Hoda managed to earn a job opportunity as a department director at the United Nation’s World Blind Organization, and described this experience saying, “I always believed that life is both chance and effort, together. Towards the end of his life, my father lost his sight. Working with the blind was extremely beneficial to my relationship with him, when I walked with him, when I held his arm. The most basic things made a huge impact. You know, when you hold the blind people and lead them as you walk, they get very upset, but when you put your hand in their hand, when you walk together, they feel empowered, as an equal, because it feels like any two people holding hands. It seems like a small thing.”
Hoda earned a two-year scholarship to study for her master’s degree in the USA. Upon her return, she worked as a Teaching Assistant at the Faculty of Social Education. Following her father’s death, and with the troubles she faced with the Faculty Dean, Hoda applied for an unpaid leave, and opted to travel abroad on an academic mission to the USA to study for her PhD, which she earned in 1967. Hoda recounted that she received a subvention to cover her daughter’s cost of living in the USA with her, yet was compelled to return the money since the subvention was only offered to men.
After returning to Egypt, Hoda started working on her PhD thesis at the Faculty of Social Service, researching the topic of urban development in Shubra al-Khayma. She was commissioned by UNICEF to conduct a study on the status of women in Egypt, Sudan, and Lebanon, after which UNICEF organized the first regional conference on women and development, in cooperation with the Arab League, and UNESCO. The conference resulted in the establishment of the “Women’s Committee” affiliated with the Arab League. Hoda was offered a job at the UNICEF, working on an urban development project in Beirut. She recalled the help she received from the Faculty Dean, who enabled her to obtain a secondment from the Faculty. She had to submit her resignation from her post at the Faculty as a result of the problems she faced due to her desire to receive a pension from the United Nations. However, her resignation was rejected by the University President, who submitted Hoda for review and investigation. She was eventually terminated from her post at the Faculty and denied a quarter of her pension, for what the University considered as underperformance and negligence from her part.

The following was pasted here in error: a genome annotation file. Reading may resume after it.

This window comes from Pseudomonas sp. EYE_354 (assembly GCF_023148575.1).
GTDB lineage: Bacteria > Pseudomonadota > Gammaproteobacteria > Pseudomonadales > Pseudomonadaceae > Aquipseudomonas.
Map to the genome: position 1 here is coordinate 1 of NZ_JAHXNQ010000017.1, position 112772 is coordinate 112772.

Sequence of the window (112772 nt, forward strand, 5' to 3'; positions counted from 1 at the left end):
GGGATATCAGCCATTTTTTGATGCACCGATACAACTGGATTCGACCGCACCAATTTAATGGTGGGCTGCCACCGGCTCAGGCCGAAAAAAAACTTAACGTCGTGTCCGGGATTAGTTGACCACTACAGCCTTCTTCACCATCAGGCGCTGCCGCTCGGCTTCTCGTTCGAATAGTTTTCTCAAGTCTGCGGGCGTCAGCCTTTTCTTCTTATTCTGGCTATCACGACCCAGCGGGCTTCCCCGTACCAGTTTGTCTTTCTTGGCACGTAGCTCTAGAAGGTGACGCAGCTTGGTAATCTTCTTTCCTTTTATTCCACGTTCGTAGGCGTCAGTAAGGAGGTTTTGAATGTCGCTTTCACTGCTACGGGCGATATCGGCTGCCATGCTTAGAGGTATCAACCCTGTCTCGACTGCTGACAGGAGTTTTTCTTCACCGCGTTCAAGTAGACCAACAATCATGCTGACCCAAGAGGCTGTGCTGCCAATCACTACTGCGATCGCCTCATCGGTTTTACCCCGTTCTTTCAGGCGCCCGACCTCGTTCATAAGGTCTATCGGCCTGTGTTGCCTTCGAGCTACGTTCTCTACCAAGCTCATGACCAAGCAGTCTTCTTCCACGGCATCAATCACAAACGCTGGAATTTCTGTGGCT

Hoda recalled her career achievements, among which was founding the women’s department at Al-Azhar, which included publishing booklets and a bulletin, in addition to arranging an agreement with the “Mother and Child Unit” at the Faculty of Medicine. In 1980, Hoda was offered an advisory position at the UN, as a Resident Representative. She worked in policy development and implementation as a UNICEF Bureau Chief in Sri Lanka. Upon her return to Egypt, she took part in the Third World Forum, and worked as a Primary Investigator in a study on the rural countryside in the Arab world. She also returned to the University to resume her teaching post.
In addition, Hoda founded the Alliance for Arab Women (AAW), with Aida al-Gindi, Laila al-Lababidi, and Sawsan Othman, who was the Dean of the Social Service Institute. The Alliance commenced its activity by providing aid to nurseries, then expanded to include participating in international conferences, informally affiliated with the Arab League. The Alliance coordinated the Beijing Conference in 1995 at the regional Arab level, under the supervision of the UN. Hoda cofounded the National Council for Childhood and Motherhood, and was appointed as its Secretary General. She was also elected twice to head the International Committee for Child Welfare. When Egypt was elected as a member of the international Executive Board of UNICEF, Hoda was selected to represent Egypt on this board.
Hoda Badran concluded the interview by commending the pioneering role that Egypt played in the seventies with regards to women’s issues, and celebrated the leading positions she and her women peers occupied at that time, saying, “we had a very big role as Egyptians in the seventies.”